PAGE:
Glaucoma is a group of eye disorders that lead to progressive damage to the optic nerve. People with glaucoma can lose nerve tissue, resulting in vision loss.

The most common cause of glaucoma is elevated intraocular pressure. This pressure can lead to damage to the optic nerve, resulting in peripheral vision loss. Since glaucoma tends to be a slow-progressing disease, most patients do not recognize that glaucoma is affecting them, thus robbing them of their site. Glaucoma damage is irreversible and must be detected early in the process to prevent vision loss.

Not everyone with high eye pressure will develop glaucoma, and some people with normal eye pressure will develop glaucoma.

Glaucoma is the second-leading cause of blindness in the U.S. The most common form of glaucoma is called primary open angle glaucoma. This type of disease develops slowly and usually without any symptoms. Initially, glaucoma affects peripheral or side vision, but it can advance to central vision loss. If left untreated, glaucoma can lead to significant vision loss in both eyes and may even lead to blindness.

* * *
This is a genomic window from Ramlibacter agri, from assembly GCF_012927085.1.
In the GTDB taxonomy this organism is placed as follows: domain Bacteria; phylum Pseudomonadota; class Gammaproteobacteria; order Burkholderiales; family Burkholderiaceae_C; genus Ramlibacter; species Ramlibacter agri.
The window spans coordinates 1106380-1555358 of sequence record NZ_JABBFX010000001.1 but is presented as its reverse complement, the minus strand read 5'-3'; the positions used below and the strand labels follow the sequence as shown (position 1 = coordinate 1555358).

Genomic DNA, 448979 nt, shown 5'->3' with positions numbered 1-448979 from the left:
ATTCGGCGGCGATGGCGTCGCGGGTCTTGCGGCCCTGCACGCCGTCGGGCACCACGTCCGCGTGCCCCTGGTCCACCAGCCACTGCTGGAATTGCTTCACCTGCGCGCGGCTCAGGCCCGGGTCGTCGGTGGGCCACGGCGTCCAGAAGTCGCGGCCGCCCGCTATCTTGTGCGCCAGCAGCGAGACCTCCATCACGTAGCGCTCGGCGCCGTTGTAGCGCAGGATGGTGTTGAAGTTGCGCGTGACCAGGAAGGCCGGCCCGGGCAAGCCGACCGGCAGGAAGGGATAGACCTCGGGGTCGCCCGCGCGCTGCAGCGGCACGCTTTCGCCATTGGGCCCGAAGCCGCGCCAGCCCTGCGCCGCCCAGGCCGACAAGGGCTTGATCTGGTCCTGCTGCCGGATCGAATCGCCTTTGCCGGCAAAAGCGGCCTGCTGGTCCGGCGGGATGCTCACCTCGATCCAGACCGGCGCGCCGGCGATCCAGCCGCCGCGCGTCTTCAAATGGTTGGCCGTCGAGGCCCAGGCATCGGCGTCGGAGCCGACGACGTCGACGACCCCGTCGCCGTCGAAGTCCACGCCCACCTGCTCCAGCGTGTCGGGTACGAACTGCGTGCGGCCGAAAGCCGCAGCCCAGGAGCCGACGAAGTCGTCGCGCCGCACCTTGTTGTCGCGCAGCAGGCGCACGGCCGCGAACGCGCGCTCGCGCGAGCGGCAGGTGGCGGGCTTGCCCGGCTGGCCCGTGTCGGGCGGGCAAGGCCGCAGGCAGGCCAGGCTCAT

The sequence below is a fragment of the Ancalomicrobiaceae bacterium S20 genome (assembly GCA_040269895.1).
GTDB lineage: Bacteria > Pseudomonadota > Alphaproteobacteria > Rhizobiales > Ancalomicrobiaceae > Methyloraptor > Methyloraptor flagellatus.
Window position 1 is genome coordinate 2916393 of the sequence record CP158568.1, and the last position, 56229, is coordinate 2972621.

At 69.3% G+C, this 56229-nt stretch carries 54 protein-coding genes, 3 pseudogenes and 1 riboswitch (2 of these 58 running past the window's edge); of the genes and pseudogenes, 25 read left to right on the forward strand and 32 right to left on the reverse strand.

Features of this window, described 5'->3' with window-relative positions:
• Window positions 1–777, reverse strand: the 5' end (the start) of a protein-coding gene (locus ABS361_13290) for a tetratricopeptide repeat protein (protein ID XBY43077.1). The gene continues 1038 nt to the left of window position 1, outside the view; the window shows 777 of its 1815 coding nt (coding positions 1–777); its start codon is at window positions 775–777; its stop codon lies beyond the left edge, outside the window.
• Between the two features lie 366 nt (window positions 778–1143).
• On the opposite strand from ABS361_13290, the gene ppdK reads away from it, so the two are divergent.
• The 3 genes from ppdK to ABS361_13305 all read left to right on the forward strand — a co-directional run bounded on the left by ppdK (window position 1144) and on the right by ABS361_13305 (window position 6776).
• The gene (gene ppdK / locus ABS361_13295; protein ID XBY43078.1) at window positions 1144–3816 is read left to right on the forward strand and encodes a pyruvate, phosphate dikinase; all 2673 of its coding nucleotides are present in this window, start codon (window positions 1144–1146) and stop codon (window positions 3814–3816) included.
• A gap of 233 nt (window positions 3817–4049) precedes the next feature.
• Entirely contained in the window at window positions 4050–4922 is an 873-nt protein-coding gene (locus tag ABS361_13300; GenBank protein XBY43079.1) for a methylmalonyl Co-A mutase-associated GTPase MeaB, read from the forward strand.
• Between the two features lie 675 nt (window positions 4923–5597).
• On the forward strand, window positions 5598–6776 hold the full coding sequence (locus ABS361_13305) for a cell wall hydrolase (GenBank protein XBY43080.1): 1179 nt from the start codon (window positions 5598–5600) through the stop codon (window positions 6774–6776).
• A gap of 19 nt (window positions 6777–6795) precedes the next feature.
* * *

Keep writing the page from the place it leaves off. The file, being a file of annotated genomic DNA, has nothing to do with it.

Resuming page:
A less common type of glaucoma, acute angle closure glaucoma, usually occurs abruptly due to a rapid increase of pressure in the eye. Its symptoms may include severe eye pain, nausea, redness in the eye, seeing haloes or colored rings around lights and blurred vision. This is an emergency condition in which severe vision loss can occur quickly.

Glaucoma can not be prevented, however, if diagnosed and treated early, it can usually be controlled. Medication or surgery can slow or prevent further vision loss. Since vision cannot be restored, it’s of the upmost importance to detect and treat as soon as possible.

View Video